Fragments of the original rubble wall of Parliament House have been left untouched and can still be seen.

Illustration IV View of the original west front of Parliament House from George IV Bridge

Illustration V: The south face as seen from top floor of the National Library. Note the sundials inset in the wall.

Maitland commented that ‘The appearance of the Parliament House was completely altered in 1829 with a result the reverse of felicitous’[8].  Some, however, liked the changes. ‘The new Courts of Session House, with the other improvements of the Parliament House and the Court of Exchequer add greatly to the beauty of the Square.’[9]

It is possible that the root cause of the objections was the disappearance of a way of life, as shown in the Painting, which was symbolised by the new façade.  The concurrent development of the New Town which attracted commerce and the wealthy residents away from the Square had much greater responsibility.  Apart from his much-criticised façade, Reid did excellent work designing the admired Signet and Advocates Library on the site of the burnt down Goldsmiths Hall and the new law courts on the south side of the Square. He was also much involved in the developing New Town including the completion of Charlotte Square after Robert Adam’s death.

As the old Close with its varied architecture developed into a more homogeneous, and to many, a less interesting uniformity, the name Parliament Close gradually evolved into Parliament Square.  Needless to say, the old stagers objected to this change. Wilson wrote ‘…the good old name of Close, which is pleasingly associated with the cloistral courts of the magnificent cathedrals and abbeys of England, has been replaced by the modern, and, in this case, ridiculous one of Square’.[10]  Cockburn referred to ‘The Parliament Square as foppery now calls it,…. used, and ought, to be called the Parliament Close[11] and Scott in Red Gauntlet called it a ‘new-fangled affectation’.[12]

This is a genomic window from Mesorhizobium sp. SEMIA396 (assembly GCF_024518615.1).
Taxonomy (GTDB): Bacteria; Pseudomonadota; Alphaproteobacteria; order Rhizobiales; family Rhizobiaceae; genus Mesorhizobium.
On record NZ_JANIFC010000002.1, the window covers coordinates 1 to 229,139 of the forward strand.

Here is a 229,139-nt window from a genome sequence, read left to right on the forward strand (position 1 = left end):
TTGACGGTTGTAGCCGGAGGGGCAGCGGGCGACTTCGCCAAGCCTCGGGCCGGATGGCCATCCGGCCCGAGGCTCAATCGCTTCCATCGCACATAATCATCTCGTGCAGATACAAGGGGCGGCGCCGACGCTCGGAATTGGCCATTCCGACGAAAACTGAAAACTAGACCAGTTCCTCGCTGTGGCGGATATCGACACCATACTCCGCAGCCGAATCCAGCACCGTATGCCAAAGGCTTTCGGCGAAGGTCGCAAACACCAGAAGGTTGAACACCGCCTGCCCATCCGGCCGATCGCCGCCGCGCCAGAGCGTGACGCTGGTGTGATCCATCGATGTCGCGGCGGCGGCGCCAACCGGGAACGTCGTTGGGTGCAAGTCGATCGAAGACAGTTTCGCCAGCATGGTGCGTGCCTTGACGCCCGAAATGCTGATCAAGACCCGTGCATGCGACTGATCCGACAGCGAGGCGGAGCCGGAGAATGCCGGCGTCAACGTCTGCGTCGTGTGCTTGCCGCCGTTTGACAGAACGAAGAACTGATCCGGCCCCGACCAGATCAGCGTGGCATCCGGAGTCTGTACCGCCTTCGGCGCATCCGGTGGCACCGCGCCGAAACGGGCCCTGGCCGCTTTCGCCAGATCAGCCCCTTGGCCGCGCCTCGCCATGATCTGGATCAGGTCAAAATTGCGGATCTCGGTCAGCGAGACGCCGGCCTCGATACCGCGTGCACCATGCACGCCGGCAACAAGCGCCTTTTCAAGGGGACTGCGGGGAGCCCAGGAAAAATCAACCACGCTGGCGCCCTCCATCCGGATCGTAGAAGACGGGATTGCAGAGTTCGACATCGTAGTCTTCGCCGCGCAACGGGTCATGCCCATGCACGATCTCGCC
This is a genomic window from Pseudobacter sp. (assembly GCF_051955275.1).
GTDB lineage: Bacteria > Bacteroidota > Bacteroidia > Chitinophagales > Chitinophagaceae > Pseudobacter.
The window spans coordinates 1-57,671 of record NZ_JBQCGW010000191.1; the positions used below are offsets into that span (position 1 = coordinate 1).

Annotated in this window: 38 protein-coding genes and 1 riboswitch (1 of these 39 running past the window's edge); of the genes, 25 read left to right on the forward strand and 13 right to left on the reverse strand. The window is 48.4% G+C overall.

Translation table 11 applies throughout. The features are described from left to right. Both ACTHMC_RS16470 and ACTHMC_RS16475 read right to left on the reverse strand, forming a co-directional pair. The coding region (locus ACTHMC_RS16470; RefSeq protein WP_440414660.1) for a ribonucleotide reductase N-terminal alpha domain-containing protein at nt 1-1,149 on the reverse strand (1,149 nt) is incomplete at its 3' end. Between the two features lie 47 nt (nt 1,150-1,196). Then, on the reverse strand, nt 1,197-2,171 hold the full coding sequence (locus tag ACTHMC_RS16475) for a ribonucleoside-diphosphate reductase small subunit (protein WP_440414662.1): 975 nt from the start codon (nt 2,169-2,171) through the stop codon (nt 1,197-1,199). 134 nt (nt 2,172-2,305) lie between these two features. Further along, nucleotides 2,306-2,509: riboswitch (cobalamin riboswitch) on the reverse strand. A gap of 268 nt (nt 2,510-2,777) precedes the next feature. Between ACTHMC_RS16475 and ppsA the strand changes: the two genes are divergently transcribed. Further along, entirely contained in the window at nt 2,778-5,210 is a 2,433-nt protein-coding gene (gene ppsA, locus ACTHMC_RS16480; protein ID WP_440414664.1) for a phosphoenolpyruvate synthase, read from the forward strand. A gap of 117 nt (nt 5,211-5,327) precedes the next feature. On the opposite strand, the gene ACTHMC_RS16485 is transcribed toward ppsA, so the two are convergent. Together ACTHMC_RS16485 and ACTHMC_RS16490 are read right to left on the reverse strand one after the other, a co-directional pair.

As the rebuilding and expansion of the law courts progressed, the shops and other commercial enterprises which had occupied the Square progressively disappeared.  The shops and taverns had already been removed from the Parliament Hall in the 1790s.  Many jewellers, goldsmiths, watchmakers and booksellers had migrated to the New Town as did the rest who were driven out by the Great Fire of 1824.  The Krames which had clung to the side of St Giles since 1555 were cleared away in 1817 and the damaged walls of the kirk were extensively repaired in 1829-33. Inevitably this much needed development also came in for criticism by the old diehards. Daniel Wilson wrote in his Memorials p378

It must be a subject of unfailing regret to every true antiquary, that the restoration of St Giles’s Church in 1829 was conducted in so rash and irreverent a spirit, in consequence of which so many of its peculiar features have disappeared… .Had its restoration been delayed even for a few a years, the increasing study of Gothic architecture, which is already so widely diffused, would in all probability have secure the preservation of much that is now beyond recall

A few business premises were retained in the rebuilt east side of the Square, but John’s Coffee House and the other taverns in which the legal fraternity enjoyed their meridian were destroyed in the Great Fire.  The throng of activity and vitality shown in the Painting was replaced by a few sedate figures chiefly concerned with the activities of the law courts. Banking activity in the Square ceased when the Union Bank was replaced by the Commissary Court in 1885.